The CEBAF Large Acceptance Spectrometer in Hall B at the Jefferson Laboratory, Newport News, Virginia, provides a new view of the basic building blocks of matter.

CLAS at Jefferson Offers a New Subnuclear View

In Experimental Hall B at the Jefferson Laboratory, Newport News, Virginia, the CEBAF Large Acceptance Spectrometer (CLAS) has opened a new "window" on the building blocks of matter: mesons, nuclei and nucleons. CLAS enables detailed studies of the spectrum of nucleon-excited states. This is a source of vital information about the nucleon's constituents and the forces between them.

The large-acceptance CLAS serves experiments that require the simultaneous detection of several loosely correlated particles in the hadronic final state, and measurements at limited luminosity. It collects data at the unprecedented rate of 3000 events per second, which is substantially higher than its design goal of 1500 events per second. Six superconducting coils generate its toroidal magnetic field.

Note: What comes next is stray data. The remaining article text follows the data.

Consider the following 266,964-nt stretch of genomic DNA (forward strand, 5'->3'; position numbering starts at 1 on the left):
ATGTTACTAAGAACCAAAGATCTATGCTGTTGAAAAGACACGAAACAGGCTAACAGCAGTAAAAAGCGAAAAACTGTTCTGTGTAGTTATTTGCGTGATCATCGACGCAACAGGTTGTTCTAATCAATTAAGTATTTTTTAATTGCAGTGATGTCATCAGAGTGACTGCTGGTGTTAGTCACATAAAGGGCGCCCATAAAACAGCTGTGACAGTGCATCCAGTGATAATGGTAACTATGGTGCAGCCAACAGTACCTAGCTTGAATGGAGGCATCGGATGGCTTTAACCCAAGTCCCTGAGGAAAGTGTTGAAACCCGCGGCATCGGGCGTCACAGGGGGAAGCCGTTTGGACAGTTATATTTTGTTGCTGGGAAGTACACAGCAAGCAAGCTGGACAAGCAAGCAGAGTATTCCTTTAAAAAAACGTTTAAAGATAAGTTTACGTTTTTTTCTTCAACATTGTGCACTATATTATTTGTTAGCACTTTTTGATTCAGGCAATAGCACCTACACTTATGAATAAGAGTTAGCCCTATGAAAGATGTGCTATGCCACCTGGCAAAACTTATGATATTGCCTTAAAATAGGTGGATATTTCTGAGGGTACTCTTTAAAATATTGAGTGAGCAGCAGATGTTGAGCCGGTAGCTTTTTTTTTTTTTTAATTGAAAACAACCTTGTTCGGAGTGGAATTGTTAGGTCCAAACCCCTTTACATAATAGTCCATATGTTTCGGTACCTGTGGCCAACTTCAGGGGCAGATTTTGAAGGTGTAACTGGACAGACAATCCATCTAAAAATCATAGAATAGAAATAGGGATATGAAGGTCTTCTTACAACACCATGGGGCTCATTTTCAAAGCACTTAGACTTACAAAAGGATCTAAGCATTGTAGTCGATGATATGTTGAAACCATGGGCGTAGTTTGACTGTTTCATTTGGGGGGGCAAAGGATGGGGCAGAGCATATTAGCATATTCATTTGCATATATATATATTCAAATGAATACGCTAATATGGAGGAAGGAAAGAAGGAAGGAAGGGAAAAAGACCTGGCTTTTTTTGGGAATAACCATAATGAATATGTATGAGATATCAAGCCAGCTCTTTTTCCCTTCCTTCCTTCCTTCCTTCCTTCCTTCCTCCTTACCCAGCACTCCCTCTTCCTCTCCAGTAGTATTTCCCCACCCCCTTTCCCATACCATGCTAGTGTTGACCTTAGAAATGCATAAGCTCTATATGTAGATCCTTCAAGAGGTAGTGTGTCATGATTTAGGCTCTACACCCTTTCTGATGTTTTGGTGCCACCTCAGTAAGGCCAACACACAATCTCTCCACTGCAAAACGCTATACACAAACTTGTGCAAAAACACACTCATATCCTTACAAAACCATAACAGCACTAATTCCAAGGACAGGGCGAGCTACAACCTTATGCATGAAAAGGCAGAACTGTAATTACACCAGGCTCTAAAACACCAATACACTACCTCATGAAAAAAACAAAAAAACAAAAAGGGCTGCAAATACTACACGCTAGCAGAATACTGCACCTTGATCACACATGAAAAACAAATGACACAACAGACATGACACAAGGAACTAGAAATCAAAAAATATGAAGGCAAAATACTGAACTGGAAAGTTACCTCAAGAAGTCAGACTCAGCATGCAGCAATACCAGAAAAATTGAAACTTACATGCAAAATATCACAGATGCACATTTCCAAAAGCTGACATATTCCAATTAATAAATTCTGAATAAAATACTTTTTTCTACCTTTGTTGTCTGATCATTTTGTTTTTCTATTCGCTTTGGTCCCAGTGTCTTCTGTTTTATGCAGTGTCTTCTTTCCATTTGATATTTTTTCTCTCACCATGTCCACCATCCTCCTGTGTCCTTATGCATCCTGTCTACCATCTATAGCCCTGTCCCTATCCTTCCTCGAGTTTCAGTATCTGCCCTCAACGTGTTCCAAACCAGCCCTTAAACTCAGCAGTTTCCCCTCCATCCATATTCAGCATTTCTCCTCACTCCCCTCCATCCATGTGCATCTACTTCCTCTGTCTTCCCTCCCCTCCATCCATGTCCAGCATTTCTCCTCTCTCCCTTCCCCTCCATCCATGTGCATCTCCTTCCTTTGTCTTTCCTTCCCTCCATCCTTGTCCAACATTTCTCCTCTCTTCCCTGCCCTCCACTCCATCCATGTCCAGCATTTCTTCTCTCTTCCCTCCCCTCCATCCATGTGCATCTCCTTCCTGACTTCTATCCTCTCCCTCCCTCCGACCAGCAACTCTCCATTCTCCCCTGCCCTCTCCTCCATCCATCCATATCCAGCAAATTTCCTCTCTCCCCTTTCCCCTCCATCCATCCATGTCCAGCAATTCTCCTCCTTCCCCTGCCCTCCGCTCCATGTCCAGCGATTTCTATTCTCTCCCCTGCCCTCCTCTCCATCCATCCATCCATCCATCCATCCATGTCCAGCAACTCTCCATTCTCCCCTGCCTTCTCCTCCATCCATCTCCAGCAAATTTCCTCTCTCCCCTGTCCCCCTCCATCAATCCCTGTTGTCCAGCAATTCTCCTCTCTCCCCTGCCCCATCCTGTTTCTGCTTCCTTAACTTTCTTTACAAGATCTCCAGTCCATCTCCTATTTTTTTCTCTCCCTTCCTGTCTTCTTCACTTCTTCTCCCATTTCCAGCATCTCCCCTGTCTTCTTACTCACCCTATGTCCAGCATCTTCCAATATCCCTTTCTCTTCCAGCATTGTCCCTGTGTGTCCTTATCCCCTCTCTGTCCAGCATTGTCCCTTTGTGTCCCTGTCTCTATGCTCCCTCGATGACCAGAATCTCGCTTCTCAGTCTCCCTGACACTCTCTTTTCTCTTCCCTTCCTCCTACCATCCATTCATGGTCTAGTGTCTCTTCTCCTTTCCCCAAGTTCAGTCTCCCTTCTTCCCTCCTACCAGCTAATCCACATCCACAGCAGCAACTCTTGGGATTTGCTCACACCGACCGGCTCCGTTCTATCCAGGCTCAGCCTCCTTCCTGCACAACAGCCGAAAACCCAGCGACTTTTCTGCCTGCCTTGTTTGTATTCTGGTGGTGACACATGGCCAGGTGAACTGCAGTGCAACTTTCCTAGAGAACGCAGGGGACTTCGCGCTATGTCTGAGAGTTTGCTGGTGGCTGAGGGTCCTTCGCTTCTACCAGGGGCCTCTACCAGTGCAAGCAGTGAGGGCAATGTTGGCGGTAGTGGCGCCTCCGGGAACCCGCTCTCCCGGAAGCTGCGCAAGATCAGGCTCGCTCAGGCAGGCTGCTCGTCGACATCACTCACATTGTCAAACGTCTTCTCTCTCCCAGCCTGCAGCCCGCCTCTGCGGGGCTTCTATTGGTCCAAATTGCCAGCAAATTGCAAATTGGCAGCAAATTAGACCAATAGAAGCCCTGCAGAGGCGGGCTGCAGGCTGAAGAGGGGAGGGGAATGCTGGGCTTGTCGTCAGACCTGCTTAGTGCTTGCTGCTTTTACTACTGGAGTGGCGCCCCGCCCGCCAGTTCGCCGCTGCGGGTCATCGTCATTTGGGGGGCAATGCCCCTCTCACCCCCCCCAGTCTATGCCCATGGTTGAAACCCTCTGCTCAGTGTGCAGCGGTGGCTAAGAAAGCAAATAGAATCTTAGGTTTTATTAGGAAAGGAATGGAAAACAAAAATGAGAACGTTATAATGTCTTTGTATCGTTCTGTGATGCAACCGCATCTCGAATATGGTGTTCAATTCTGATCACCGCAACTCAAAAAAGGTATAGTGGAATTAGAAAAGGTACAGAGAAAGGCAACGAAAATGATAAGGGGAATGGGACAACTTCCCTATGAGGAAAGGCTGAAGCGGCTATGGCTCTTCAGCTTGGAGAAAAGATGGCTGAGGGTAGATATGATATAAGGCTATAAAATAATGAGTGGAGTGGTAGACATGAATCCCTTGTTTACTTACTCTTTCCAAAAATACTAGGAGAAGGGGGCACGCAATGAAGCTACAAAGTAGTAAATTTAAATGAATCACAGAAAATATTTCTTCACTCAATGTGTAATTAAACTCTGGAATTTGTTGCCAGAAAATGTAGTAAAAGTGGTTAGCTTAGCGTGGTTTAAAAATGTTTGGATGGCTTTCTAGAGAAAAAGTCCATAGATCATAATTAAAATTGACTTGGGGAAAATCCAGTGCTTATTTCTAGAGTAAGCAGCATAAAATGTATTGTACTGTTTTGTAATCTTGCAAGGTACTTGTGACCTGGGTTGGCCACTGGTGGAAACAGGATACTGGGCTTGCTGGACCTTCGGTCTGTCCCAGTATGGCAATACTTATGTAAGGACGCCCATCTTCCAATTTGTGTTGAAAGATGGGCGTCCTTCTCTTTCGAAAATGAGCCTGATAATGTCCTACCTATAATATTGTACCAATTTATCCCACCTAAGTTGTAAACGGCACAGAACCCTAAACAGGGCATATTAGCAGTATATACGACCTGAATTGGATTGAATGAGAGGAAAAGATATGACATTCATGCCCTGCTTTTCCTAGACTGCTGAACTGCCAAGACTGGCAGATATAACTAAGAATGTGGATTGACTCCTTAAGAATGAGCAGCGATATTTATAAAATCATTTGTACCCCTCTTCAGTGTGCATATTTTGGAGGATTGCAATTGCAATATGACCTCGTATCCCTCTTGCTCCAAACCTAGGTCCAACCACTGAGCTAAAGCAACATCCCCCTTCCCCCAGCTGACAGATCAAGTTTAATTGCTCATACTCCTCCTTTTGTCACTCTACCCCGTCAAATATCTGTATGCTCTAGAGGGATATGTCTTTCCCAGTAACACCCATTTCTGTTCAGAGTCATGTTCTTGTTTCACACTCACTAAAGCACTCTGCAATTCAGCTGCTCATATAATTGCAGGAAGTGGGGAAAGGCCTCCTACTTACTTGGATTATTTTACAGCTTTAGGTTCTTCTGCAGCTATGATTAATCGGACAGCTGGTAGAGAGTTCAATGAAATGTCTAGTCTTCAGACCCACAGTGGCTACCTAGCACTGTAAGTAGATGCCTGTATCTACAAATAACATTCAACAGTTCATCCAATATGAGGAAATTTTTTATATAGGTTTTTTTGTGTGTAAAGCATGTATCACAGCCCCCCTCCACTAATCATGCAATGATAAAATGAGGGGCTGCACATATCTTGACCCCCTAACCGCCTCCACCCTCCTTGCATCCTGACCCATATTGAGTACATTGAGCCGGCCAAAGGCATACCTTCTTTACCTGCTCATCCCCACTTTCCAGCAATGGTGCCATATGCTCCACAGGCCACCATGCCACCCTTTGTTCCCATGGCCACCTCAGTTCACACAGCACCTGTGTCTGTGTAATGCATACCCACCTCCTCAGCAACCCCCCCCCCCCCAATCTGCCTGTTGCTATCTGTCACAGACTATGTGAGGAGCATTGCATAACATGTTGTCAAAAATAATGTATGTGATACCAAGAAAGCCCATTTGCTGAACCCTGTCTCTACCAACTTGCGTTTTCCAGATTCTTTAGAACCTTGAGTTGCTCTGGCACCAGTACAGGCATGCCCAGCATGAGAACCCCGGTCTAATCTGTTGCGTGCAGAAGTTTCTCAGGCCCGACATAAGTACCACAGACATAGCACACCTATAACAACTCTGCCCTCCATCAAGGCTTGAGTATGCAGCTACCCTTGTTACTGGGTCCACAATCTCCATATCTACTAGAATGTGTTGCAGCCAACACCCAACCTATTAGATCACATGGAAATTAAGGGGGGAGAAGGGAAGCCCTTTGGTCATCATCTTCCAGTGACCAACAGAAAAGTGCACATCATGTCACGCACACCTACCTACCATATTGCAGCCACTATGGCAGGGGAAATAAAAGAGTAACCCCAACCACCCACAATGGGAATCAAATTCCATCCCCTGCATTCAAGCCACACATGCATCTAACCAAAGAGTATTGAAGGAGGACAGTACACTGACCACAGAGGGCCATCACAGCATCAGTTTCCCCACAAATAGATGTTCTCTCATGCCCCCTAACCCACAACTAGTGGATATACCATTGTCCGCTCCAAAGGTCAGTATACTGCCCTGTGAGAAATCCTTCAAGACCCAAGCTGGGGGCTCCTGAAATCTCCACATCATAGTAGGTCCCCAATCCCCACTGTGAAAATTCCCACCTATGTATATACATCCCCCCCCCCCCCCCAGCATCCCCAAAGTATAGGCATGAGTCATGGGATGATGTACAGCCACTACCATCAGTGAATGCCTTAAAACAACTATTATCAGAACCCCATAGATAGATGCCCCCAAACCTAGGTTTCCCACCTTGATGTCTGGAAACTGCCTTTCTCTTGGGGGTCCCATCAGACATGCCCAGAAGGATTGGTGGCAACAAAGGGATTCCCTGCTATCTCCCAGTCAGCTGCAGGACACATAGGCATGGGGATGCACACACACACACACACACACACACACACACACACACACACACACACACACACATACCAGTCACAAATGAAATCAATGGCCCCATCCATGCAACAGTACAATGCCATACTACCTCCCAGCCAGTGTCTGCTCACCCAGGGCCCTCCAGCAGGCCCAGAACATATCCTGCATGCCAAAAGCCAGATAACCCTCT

A seven-year collaboration between 34 institutions in the US, France, Italy, Armenia, Korea, the UK and Russia built CLAS for use in Hall B - the last of three experimental halls to become fully operational at Jefferson Lab's Continuous Electron Beam Accelerator Facility (CEBAF).

The superconducting radiofrequency CEBAF accelerator, which was originally designed for 4 GeV, but which is now delivering up to 5.5 GeV, provides three simultaneous continuous-wave beams of independent current and independent but correlated energies.

With Jefferson Lab seeking to bridge the gap between quark and hadronic descriptions of nuclear matter, CLAS's operation fits into a three-hall programme of complementary experiments guided by quantum chromodynamics, the fundamental theory of quark interactions. The laboratory's earliest experiments began in Hall C in late 1995.

CLAS enables particles to be tracked and identified, and their energy, momentum and initial direction to be defined. It does this by using information provided by drift chambers, Cherenkov counters, scintillation counters and electromagnetic calorimeters.

CLAS will be a crucial tool in Jefferson Lab's investigation of the quark-gluon structure of the nucleon and, in particular, will facilitate the detailed study of its spectrum of excited states. As in atomic physics, the spectrum of this system contains vital information about the nature of the nucleon's constituents and the forces between them.

It is not clear why the naive constituent quark model is so successful in explaining the particle spectrum discovered so far. CLAS will either support this model by discovering the complete pattern of states that it predicts, or it will reveal the model's shortcomings.